What is Startup Capital
Startup capital (also known as seed money) refers to the money that is required to start a new business, whether for office space, permits, licenses, inventory, product development and manufacturing, marketing or any other expense.
BREAKING DOWN Startup Capital
The money can come from a bank in the form of a business loan or from an investor, group of investors, or venture capitalists. If a startup takes out a bank loan, the business will be expected to make monthly payments to pay down the debt plus any interest and/or fees. If an investor funds the startup, he or she will negotiate to provide startup capital in exchange for a certain stake in the company.
Startup capital from backers such as angel investors and venture capitalists may be done in a series of rounds, beginning with the initial funding to launch the business. As the startup attempts to grow and develop its product or service, it might not generate enough revenue to sustain its operations or staff. This may lead to subsequent rounds of funding. These rounds may include several investors, typically with at least one lead backer who puts forth the greatest share of funding for that round. While this does dilute control of the company between the founders and the investors, it provides greater liquidity for the startup to push its ideas closer to being market-ready.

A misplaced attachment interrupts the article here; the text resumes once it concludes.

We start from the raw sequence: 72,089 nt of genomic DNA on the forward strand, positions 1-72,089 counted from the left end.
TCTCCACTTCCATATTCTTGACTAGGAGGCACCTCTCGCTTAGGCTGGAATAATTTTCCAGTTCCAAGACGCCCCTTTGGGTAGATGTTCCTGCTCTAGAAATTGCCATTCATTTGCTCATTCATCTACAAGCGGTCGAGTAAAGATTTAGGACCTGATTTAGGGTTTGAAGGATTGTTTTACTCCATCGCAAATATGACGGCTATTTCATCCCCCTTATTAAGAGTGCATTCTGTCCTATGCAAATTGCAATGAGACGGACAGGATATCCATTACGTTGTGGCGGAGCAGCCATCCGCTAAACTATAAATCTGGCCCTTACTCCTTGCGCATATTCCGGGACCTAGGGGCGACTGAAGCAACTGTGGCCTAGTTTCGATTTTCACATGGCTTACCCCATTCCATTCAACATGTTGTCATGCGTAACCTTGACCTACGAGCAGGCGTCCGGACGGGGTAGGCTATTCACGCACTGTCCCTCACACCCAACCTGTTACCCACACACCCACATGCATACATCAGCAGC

How Startup Capital Can Lead to Greater Returns
It is not uncommon for startups to require more than one funding round as they develop. Expenses for research, procurement of necessary hardware and professional talent all require funds that may not be available to the company on its own initially. Backers of startups typically invest based on the hopes that these companies will develop into lucrative operations that can cover the initial startup capital and also pay higher returns through an exit.
While the high attrition rate of startups means the majority of these endeavors fail and the startup capital they received will be lost, the few companies that endure and grow to scale may go public or even sell the operation to a larger company. Such exit scenarios are expected to provide investors with a substantial return on investment. That is not always the case. Some exit scenarios may see the startup company valued below the level of the funding it raised, which means the investors who injected the company with startup capital stand to lose money on the deal.